Woman: So he won't have any pain?
Dr. House: Eventually.
Woman: Thank you.
Dr. House: Everything else will be the same.
Woman: Well, you took away his pain and that, that changes a lot.
Dr. House: Why don't you put him in some sort of facility? Some place without a pool.
Woman: Yeah. I could dump him there, except, he's my husband. He's my son's father.
Dr. House: Right. Kids need a dad. Someone to play catch with, talk about girls.
Woman: Mark's learned that you don't have to abandon someone just because...
Dr. House: ...get a dog.
Woman: I'm taking care of him for the same reason you helped us.
Dr. House: Somebody shot you and you hallucinated?
Woman: I have a responsibility.
Dr. House: So he's just an anchor weighing you and your family down. Sapping your energy. Wasting your life. That's the meaning you take from this.
Woman: I want to take care of him.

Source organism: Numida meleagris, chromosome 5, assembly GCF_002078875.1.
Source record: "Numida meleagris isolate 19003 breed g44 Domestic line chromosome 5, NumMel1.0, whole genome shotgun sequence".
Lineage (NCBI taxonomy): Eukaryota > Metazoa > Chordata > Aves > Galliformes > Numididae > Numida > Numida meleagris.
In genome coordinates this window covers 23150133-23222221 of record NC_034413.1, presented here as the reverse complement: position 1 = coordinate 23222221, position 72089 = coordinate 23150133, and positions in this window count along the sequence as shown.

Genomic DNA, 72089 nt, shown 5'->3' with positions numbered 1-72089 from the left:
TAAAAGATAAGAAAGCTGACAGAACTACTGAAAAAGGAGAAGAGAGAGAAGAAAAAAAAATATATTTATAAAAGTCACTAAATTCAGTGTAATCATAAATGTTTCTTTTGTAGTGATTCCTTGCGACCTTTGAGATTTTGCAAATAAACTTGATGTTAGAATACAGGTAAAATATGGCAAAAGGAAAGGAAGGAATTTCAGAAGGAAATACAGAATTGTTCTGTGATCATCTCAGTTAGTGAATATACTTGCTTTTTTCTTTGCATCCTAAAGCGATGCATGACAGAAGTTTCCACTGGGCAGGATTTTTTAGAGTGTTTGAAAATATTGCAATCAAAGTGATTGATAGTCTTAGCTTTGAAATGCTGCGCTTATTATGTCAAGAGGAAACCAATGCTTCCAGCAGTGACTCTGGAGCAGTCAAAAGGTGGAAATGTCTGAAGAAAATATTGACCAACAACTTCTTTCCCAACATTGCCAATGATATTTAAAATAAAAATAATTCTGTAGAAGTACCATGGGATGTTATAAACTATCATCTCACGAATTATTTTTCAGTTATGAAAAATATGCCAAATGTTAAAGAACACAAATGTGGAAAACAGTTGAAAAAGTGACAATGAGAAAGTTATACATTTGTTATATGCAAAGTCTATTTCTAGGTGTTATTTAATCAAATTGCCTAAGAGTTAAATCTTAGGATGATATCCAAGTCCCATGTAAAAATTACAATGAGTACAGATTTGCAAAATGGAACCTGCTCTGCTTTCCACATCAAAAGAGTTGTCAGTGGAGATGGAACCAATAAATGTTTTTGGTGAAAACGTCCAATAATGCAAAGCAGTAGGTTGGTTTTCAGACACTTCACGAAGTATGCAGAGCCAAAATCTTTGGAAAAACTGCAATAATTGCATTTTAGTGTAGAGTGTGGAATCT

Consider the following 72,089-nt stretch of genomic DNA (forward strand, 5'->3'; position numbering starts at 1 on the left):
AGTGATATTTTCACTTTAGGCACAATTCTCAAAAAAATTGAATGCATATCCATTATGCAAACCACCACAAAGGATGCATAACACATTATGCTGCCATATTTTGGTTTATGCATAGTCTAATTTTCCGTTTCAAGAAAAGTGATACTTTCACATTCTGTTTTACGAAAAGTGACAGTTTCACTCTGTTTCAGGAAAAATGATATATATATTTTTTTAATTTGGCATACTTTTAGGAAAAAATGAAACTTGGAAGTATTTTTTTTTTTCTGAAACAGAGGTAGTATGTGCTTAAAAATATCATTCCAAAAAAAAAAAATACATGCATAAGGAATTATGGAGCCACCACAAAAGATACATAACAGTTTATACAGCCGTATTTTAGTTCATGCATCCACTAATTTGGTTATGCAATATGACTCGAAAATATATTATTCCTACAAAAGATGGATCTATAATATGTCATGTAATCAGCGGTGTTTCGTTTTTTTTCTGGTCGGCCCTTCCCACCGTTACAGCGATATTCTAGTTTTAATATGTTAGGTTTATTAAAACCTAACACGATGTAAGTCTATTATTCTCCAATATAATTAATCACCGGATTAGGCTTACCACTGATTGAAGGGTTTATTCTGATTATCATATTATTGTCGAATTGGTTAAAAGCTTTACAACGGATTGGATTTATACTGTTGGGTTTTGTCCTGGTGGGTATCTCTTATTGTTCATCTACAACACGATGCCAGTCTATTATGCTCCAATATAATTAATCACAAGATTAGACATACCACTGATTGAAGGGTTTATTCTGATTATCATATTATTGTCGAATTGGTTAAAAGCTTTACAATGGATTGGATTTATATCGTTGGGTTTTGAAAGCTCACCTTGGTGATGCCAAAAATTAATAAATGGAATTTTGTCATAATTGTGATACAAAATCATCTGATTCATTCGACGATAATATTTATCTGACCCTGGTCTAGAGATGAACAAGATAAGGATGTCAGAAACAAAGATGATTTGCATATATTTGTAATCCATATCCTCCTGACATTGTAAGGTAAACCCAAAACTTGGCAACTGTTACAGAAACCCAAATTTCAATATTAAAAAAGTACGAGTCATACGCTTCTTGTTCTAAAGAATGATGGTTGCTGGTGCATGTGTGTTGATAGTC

Dr. House: You enjoy this.
Woman: I can't abandon him.
Dr. House: So you don't want to take care of him. Taking care of him doesn't fulfill you, make you happy. But, not taking care of him would make you miserable.
I remember, in a fairly raunchy mood, once having a conversation with another dedicated caregiver in which we were discussing the emotional immaturity and irresponsibility of a third caregiver. The question of "Why?" was addressed between us. After much wrangling, our best resolution was: "You just do it."
Not that this is the definitive answer, just as the scripted conversation above, while simultaneously enlightening and troubling, isn't the definitive discussion. But, it reminded me that, when I'm feeling up to it and have the time, it never hurts to question my motives, pose the nasty, as well as the nice assumptions and review, for a moment, why I continue to do this, before I'm again engulfed in the doings of it.
All material, except that not written by me, copyright at time of posting by Gail Rae Hudson